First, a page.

Plaintiffs from seven states have put their names on a proposed class action against Ford Motor Company over the automaker’s alleged gaming of “coastdown testing,” a procedure used to determine metrics to calculate a vehicle’s fuel economy rating.
The 198-page complaint out of Michigan district court explains that coastdown testing is a procedure manufacturers use to gauge a vehicle’s rolling resistance and drag. This information comes into play when a vehicle is tested on a dynamometer, particularly so that an automaker knows how much drag and rolling resistance to apply to a vehicle to properly simulate road conditions, the case says.
According to the lawsuit, Ford artificially boosted the Environmental Protection Agency (EPA) mileage ratings for 2019 Ranger and 2018–2019 F-150 trucks by using inaccurate drag and resistance figures during coastdown testing. The result of Ford’s alleged coastdown gaming is that though the window stickers of affected Ford F-150 models with a V6 engine denote EPA fuel ratings of 20 city, 26 highway, and 22 combined, the vehicle’s actual ratings are 17.7 miles per gallon (MPG) for city driving and 22.7 MPG for highway driving, differences of 10 and 15 percent respectively. As the case tells it, the difference this makes in consumers’ wallets is substantial:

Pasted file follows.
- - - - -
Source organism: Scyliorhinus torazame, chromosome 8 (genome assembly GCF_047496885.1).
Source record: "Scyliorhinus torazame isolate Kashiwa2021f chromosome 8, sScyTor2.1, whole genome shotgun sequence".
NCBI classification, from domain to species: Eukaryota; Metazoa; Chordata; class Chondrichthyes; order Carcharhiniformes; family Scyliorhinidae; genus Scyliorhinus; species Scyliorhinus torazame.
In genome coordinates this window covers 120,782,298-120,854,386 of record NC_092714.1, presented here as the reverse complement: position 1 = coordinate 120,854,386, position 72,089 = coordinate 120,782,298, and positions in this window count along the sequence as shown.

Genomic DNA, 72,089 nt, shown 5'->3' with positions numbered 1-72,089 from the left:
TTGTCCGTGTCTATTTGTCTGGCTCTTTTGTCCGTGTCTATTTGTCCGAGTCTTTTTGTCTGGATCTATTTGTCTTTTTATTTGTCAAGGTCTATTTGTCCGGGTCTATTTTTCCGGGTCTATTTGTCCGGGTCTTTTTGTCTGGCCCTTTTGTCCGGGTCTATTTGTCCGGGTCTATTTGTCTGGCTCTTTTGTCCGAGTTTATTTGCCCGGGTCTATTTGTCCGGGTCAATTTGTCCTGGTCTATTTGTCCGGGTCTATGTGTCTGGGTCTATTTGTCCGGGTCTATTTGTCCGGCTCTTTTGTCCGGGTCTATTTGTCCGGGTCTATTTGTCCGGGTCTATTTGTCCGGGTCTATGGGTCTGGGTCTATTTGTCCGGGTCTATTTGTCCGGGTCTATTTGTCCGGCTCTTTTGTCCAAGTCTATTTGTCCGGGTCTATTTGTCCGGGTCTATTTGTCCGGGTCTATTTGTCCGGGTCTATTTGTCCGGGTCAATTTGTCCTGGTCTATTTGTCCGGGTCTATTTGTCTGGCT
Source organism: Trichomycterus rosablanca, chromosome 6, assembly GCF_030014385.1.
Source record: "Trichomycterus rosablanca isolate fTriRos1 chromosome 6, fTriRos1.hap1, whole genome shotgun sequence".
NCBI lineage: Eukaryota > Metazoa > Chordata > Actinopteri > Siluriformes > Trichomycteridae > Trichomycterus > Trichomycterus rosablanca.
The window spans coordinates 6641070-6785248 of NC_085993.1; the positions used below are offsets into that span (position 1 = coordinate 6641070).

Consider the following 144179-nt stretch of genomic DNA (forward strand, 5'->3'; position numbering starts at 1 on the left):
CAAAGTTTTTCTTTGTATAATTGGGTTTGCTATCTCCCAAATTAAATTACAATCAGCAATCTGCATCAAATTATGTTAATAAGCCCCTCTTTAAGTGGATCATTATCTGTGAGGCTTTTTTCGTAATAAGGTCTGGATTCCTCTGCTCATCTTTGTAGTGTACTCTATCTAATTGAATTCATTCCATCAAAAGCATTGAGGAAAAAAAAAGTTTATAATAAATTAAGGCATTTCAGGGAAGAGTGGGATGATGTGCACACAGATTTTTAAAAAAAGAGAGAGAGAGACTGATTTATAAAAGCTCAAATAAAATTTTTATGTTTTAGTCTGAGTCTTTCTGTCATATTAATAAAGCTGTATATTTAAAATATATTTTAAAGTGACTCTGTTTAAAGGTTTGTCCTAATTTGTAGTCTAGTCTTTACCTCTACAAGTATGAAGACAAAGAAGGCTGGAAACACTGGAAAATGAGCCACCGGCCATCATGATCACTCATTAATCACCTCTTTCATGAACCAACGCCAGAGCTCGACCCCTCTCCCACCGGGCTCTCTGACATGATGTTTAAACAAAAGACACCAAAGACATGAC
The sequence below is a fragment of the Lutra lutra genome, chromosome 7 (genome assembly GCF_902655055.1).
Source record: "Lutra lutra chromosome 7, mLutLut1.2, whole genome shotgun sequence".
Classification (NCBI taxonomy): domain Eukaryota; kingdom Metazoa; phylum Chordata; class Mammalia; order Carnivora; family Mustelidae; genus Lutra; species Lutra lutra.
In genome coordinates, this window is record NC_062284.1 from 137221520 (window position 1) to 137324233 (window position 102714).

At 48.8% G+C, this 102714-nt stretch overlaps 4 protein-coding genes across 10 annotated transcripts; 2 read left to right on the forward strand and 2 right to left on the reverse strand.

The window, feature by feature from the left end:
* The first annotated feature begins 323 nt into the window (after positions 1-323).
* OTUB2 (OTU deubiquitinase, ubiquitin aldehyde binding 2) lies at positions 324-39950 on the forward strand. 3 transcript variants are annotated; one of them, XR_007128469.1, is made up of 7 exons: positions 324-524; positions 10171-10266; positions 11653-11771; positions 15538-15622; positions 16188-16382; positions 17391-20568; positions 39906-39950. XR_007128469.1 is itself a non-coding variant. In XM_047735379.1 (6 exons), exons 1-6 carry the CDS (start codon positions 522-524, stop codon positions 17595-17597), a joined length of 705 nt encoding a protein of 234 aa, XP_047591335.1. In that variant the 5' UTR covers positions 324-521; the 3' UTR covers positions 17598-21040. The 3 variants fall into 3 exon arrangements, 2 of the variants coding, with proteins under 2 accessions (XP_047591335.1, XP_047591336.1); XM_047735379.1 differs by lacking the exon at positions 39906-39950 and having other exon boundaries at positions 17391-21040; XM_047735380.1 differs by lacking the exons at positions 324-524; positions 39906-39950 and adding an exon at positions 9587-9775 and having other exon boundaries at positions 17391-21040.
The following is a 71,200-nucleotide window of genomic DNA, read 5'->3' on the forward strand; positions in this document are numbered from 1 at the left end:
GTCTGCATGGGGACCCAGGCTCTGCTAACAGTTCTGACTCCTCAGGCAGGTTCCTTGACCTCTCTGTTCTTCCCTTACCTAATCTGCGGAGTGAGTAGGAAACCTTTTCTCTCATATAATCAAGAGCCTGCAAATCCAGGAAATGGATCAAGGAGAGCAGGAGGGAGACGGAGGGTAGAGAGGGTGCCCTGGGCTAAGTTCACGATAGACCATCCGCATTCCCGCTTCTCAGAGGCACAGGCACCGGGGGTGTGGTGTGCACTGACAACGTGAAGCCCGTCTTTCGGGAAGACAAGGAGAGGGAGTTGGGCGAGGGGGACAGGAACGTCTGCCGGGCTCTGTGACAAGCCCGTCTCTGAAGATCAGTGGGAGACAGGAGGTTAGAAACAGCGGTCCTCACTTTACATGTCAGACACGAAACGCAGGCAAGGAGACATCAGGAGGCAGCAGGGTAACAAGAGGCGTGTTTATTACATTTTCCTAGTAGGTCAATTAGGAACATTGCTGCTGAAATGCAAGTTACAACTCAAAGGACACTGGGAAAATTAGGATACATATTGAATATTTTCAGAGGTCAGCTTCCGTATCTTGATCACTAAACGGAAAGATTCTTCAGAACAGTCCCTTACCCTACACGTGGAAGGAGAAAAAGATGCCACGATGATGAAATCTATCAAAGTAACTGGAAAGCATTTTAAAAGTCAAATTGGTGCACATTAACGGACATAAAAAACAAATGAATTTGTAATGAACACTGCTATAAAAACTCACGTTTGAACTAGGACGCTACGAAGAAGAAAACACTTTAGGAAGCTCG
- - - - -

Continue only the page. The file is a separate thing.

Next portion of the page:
“So the highway fuel difference is 15% and the city difference 10%. Assuming the lifetime of a truck is 150,000 miles, at the real city miles per gallon rates. City driving would consume an extra 821 gallons over the lifetime of the truck, or at $2.79 national average fuel price, an extra $2,290 in fuel costs over Ford’s reported miles per gallon. The highway extra fuel (extra means real MPG versus Ford’s reported MPG) is 968 gallons or $2,700."
The suit goes on to note that Ford’s testing of 2018–2019 F-150 trucks is similar to that of the 2019 Ranger, which is under federal investigationover charges of improper coastdown testing.
With regard to the overall calculation of affected vehicles’ EPA mileage ratings, Ford, the lawsuit alleges, “deliberately misrepresented certain road testing factors” in order to garner fuel efficiency numbers that were better than they actually were. Central to this process, the suit continues, was Ford’s miscalculation of “road load,” the force that is placed on a vehicle from tire rolling resistance, driveline losses, and aerodynamic drag while driving at a consistent speed over a smooth, level surface.
“Ford’s internal lab tests did not account for these forces,” the complaint reads, “which lead to better—and entirely inaccurate—fuel economy projections.”
The plaintiffs argue that Ford “used the fuel efficiency ratings as a selling tool” for its new Ranger and F-150 vehicles. Ford, the case claims, took no action to correct its coastdown testing procedures despite its own employees raising concerns about fuel economy rating calculations at least by September 2018.
The lawsuit proposes to cover a class of consumers who bought or leased a Ford vehicle whose published EPA fuel economy ratings, as printed in its window sticker, were “more than the fuel economy rating produced by a properly conducted applicable federal mileage test.” ClassAction.org’s previous coverage of similar allegations against Ford concerning apparent fuel economy manipulation can be readhereandhere.